Do I have a case?

UPDATED: Oct 1, 2022

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Do I have a case?

Do I have a case? I co own a house and pay 50 of the mortgage. My
roommate takes care of the housing finances. We have common space and
private space. It has just come to my attention that her Private space is
twice the size of mine Therefore she has 2/3 and I have 1/3 and yet she
takes 50 of the mortgage from me. Over the last 15 years I have paid 200
a month more than I should have been, that comes to 36,000 for her to use
her extra space. We do not have any official documents. She was a math
teacher so I have to believe that she knew she was doing this Can I sue her
for that money?

Asked on September 28, 2017 under Real Estate Law, Michigan


SJZ, Member, New York Bar / FreeAdvice Contributing Attorney

Answered 5 years ago | Contributor

No, you cannot sue her for the money. You agreed to pay 50% of the costs for the home; having agreed to that, you have no claim against your roommate, who is doing nothing more than honoring the agreement (i.e. paying her 50% share of mortgage): you cannot sue when you and she are honoring the agreement you voluntarily entered into with her. You write that it just "c[a]me to [your] attention" that her space was larger, but you lived with her in this home for 15 years, and presumably saw the home before buying it and/or coming to the mortgage split: the fact you did not previously notice or think about something which was right there for you to notice (i.e. the amount of space you each occupied was not hidden from you) does not give you any legal claim. And even if you are right and she knew that she was getting a better value than you, that also does not give you a legal claim; no law requires her to advise you when she's getting a better deal, or to offer to pay more than you at the time wanted her to pay.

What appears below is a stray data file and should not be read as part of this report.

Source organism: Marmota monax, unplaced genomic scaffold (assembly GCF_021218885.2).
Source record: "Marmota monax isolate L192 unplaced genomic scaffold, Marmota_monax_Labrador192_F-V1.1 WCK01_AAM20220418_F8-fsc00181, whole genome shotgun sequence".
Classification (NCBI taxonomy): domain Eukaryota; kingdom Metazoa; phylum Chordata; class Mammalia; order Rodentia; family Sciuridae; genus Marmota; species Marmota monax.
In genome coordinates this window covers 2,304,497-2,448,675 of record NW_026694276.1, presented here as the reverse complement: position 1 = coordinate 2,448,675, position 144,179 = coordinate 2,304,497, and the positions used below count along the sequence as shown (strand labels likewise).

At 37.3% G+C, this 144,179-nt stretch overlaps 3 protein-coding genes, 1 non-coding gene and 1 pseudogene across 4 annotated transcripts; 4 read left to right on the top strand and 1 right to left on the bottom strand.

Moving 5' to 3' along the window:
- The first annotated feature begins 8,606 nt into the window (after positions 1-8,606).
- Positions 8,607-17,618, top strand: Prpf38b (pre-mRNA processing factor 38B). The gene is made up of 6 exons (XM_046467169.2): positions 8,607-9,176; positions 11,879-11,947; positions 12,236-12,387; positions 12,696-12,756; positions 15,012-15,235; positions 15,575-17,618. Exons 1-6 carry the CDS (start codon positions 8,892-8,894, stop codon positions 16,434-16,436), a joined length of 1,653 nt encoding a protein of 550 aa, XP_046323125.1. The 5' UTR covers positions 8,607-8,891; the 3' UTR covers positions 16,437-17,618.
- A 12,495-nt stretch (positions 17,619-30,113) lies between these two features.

IMPORTANT NOTICE: The Answer(s) provided above are for general information only. The attorney providing the answer was not serving as the attorney for the person submitting the question or in any attorney-client relationship with such person. Laws may vary from state to state, and sometimes change. Tiny variations in the facts, or a fact not set forth in a question, often can change a legal outcome or an attorney's conclusion. Although has verified the attorney was admitted to practice law in at least one jurisdiction, he or she may not be authorized to practice law in the jurisdiction referred to in the question, nor is he or she necessarily experienced in the area of the law involved. Unlike the information in the Answer(s) above, upon which you should NOT rely, for personal advice you can rely upon we suggest you retain an attorney to represent you.

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